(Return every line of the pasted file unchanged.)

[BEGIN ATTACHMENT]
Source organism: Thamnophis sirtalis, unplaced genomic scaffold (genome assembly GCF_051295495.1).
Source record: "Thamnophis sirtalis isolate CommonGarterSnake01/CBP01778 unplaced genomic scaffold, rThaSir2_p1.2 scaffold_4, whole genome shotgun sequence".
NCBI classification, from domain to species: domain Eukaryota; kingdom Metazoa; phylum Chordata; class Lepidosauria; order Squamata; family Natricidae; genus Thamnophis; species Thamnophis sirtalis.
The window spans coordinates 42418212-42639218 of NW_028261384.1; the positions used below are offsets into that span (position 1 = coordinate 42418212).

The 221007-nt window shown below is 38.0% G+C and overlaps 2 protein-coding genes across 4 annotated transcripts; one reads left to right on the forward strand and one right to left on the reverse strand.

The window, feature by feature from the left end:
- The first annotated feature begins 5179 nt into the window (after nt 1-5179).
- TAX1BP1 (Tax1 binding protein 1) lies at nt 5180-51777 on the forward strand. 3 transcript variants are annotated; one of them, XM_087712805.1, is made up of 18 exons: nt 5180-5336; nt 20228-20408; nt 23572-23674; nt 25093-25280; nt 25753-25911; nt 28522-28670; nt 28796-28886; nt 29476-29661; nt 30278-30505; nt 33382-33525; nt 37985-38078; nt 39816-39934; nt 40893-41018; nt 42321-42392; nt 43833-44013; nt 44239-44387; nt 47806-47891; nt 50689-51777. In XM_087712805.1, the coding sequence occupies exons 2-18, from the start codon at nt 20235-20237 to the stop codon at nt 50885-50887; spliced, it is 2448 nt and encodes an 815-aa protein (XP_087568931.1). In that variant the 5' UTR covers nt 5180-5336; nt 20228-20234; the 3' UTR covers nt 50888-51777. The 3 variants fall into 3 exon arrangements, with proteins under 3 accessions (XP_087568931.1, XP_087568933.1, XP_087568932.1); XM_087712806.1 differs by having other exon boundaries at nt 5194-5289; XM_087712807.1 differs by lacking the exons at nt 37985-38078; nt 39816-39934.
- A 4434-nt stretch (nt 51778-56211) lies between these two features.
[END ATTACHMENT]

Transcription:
Source organism: Thamnophis sirtalis, unplaced genomic scaffold (genome assembly GCF_051295495.1).
Source record: "Thamnophis sirtalis isolate CommonGarterSnake01/CBP01778 unplaced genomic scaffold, rThaSir2_p1.2 scaffold_4, whole genome shotgun sequence".
NCBI classification, from domain to species: domain Eukaryota; kingdom Metazoa; phylum Chordata; class Lepidosauria; order Squamata; family Natricidae; genus Thamnophis; species Thamnophis sirtalis.
The window spans coordinates 42418212-42639218 of NW_028261384.1; the positions used below are offsets into that span (position 1 = coordinate 42418212).

The 221007-nt window shown below is 38.0% G+C and overlaps 2 protein-coding genes across 4 annotated transcripts; one reads left to right on the forward strand and one right to left on the reverse strand.

The window, feature by feature from the left end:
- The first annotated feature begins 5179 nt into the window (after nt 1-5179).
- TAX1BP1 (Tax1 binding protein 1) lies at nt 5180-51777 on the forward strand. 3 transcript variants are annotated; one of them, XM_087712805.1, is made up of 18 exons: nt 5180-5336; nt 20228-20408; nt 23572-23674; nt 25093-25280; nt 25753-25911; nt 28522-28670; nt 28796-28886; nt 29476-29661; nt 30278-30505; nt 33382-33525; nt 37985-38078; nt 39816-39934; nt 40893-41018; nt 42321-42392; nt 43833-44013; nt 44239-44387; nt 47806-47891; nt 50689-51777. In XM_087712805.1, the coding sequence occupies exons 2-18, from the start codon at nt 20235-20237 to the stop codon at nt 50885-50887; spliced, it is 2448 nt and encodes an 815-aa protein (XP_087568931.1). In that variant the 5' UTR covers nt 5180-5336; nt 20228-20234; the 3' UTR covers nt 50888-51777. The 3 variants fall into 3 exon arrangements, with proteins under 3 accessions (XP_087568931.1, XP_087568933.1, XP_087568932.1); XM_087712806.1 differs by having other exon boundaries at nt 5194-5289; XM_087712807.1 differs by lacking the exons at nt 37985-38078; nt 39816-39934.
- A 4434-nt stretch (nt 51778-56211) lies between these two features.